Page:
Auditory processing disorder (APD), also known as central auditory processing disorder (CAPD), has received an increased amount of public attention over the last few years. Any time awareness about a relatively unknown condition increases, misconceptions abound. So, what exactly is APD and could it be affecting your child?
What Is Auditory Processing Disorder?
APD is a hearing impairment located in the central nervous system. We are used to thinking about hearing impairments in terms of hearing loss. However, people with APD can hear just fine. Their hearing system breaks down when it comes to picking out and transporting the sounds and tone of what someone has said from other, unimportant background noises. Auditory messages can be incomplete, jumbled, mashed together and ultimately frustrating.
Jack Katz, M.D., an expert in the field of auditory processing disorder, breaks down APD into three overlapping, though sometimes separate, conditions:
Language processing problems.
Perhaps the most impairing aspect of APD is the effect it can have on a person’s ability to process the spoken word in conversation. A child may be hesitant to participate in class or talk with peers. These activities require too much effort to try and process what is being said and generate a reply.
Auditory memory problems.
Verbal instructions are a particular challenge to process, hold onto and execute. Children struggling with auditory memory will have a difficult time learning math facts, phone numbers and addresses.
Sound discrimination problems.
It is confusing to try and listen when words run together or the ends of words are dropped. Often times, children who have this particular problem end up using similar sounding words instead of the exact word far longer than age appropriate. For example, saying “free” instead of “three” or “berry” instead of “very.”
Although auditory processing disorder cannot be diagnosed through a series of checklists, it is helpful to recognize the signs of APD. An audiologist who specializes in auditory processing is the best person to make the diagnosis.
Some Signs of Auditory Processing Disorder
- Forgets basic math facts
- Often needs things repeated
- Talks or likes the TV louder than others
- Develops speech late
- Confuses similar sounding words
- May appear to ignore people when engaged in something
- Isn’t interested in books
- Struggles to pay attention in conversations
- Drops the ending syllable of words
- Struggles learning to read
- Mishears often
- Forgets names
- Struggles working in groups because of the noise level
- Is highly sensitive to sounds
As you read through this list, other processing or attention related disorders may come to mind. Auditory processing disorder is often mistaken as attention deficit disorder (ADD) and can mimic some of the characteristics of autism. It can be especially tricky to differentiate when the disorders are occurring at the same time. The difference with ADD is that the auditory processing relationship to the central nervous system is functioning normally. It is the attention challenge that is affecting a person’s ability to accurately process auditory input. In the case of autism, Dr. Teri James Bellis, author of the wonderful resource, When The Brain Can’t Hear, refers to it as a higher order global deficit that causes difficulty in processing spoken language.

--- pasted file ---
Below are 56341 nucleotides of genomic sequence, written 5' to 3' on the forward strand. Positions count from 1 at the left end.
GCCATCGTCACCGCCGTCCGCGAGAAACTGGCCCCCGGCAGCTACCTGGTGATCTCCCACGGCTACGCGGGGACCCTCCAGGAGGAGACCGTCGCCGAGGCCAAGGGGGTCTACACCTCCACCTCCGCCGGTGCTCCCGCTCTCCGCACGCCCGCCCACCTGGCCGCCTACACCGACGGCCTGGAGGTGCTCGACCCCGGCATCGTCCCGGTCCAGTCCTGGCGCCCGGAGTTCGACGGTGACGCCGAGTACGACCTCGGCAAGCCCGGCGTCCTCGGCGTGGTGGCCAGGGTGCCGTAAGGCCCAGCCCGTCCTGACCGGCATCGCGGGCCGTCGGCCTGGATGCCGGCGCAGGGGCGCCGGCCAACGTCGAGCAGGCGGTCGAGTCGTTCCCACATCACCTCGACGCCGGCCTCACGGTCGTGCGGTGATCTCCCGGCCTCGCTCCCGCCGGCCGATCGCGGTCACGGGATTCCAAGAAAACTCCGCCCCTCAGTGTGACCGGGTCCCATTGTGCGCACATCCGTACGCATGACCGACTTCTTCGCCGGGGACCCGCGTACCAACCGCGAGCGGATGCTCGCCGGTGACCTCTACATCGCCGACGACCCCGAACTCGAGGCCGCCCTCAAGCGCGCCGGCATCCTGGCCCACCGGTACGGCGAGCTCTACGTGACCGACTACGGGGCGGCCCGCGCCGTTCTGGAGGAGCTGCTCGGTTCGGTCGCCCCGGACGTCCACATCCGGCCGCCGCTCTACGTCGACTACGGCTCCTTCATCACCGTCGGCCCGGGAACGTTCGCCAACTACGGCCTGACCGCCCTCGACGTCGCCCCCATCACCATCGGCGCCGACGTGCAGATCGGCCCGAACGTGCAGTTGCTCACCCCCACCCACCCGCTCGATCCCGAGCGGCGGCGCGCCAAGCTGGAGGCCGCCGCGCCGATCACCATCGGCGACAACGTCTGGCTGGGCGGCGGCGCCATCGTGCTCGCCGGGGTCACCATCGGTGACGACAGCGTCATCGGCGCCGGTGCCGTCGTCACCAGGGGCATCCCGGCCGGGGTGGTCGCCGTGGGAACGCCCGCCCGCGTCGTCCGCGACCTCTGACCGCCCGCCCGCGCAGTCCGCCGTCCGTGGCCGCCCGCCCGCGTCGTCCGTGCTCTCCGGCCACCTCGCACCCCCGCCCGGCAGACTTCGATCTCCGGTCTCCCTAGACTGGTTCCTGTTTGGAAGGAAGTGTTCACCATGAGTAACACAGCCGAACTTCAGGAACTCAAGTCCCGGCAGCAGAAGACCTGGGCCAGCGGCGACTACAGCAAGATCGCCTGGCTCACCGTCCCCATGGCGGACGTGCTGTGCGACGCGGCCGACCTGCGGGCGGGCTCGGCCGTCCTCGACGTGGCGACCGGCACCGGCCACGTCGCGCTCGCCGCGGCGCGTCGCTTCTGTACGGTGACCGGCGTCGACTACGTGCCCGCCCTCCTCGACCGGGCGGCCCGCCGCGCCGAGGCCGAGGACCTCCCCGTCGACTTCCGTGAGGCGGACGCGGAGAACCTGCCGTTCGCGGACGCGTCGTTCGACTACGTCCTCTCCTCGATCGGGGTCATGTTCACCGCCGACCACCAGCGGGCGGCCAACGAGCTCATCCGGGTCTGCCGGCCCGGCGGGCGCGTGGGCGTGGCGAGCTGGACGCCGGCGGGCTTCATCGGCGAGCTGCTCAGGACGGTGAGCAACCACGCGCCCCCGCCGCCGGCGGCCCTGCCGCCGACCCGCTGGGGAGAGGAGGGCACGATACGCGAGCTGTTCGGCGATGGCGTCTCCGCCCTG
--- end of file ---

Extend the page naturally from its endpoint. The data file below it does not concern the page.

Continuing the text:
Getting a proper diagnosis plays an important role in determining the best course of treatment for helping a child (or adult) to achieve more of what they want in life and school.
If you have been around learning challenges for long, you know there are no sure-bet cures that work for everyone. It seems the best course of treatment is a conglomeration of many different therapies or techniques, and the more school and home can partner together and consistently use them, the better. Auditory processing disorder treatment is no different. In addition to therapies recommended by the audiologist, there are things that can be done both at school and at home to boost deficit skill acquisition, compensation skills, and general environmental changes.
Individual teachers can help by seating a student closer to the speaker, making sure unnecessary sounds are eliminated, and allowing a child to work with headphones. Even adding rugs to an echoing room can make a difference.
Some schools, such as Pathway, have programs that will help children with auditory processing specifically. Fast ForWord is a computer-based program that works on sound discrimination, auditory memory, and overall language processing.
Be sure to face your child and speak slowly when trying to communicate something important. It is important to ensure that you have your child’s full attention by turning off the TV, dishwasher or air conditioner if those or other appliances are running in the background. Encourage your child to ask you to repeat something he or she did not understand. Helping your children to take ownership of their listening and understanding of oral communication may be the biggest help you can offer.
Bellis, Teri James. “Auditory Processing Disorders (APD) in Children.” American Speech Language Hearing Association. N.p., n.d. Web. 30 May 2015.
Patton, Judith W. “Living and Working with a Central Auditory Processing Disorder (CAPD).” LDonline. N.p., n.d. Web. 30 May 2015.
Scherer, Priscilla. “Is It ADHD or Auditory Processing Disorder?” ADDitude Magazine. N.p., n.d. Web. 30 May 2015.
“What Is APD?” Ncapd. National Coalition of Auditory Processing Disorders, n.d. Web. 30 May 2015.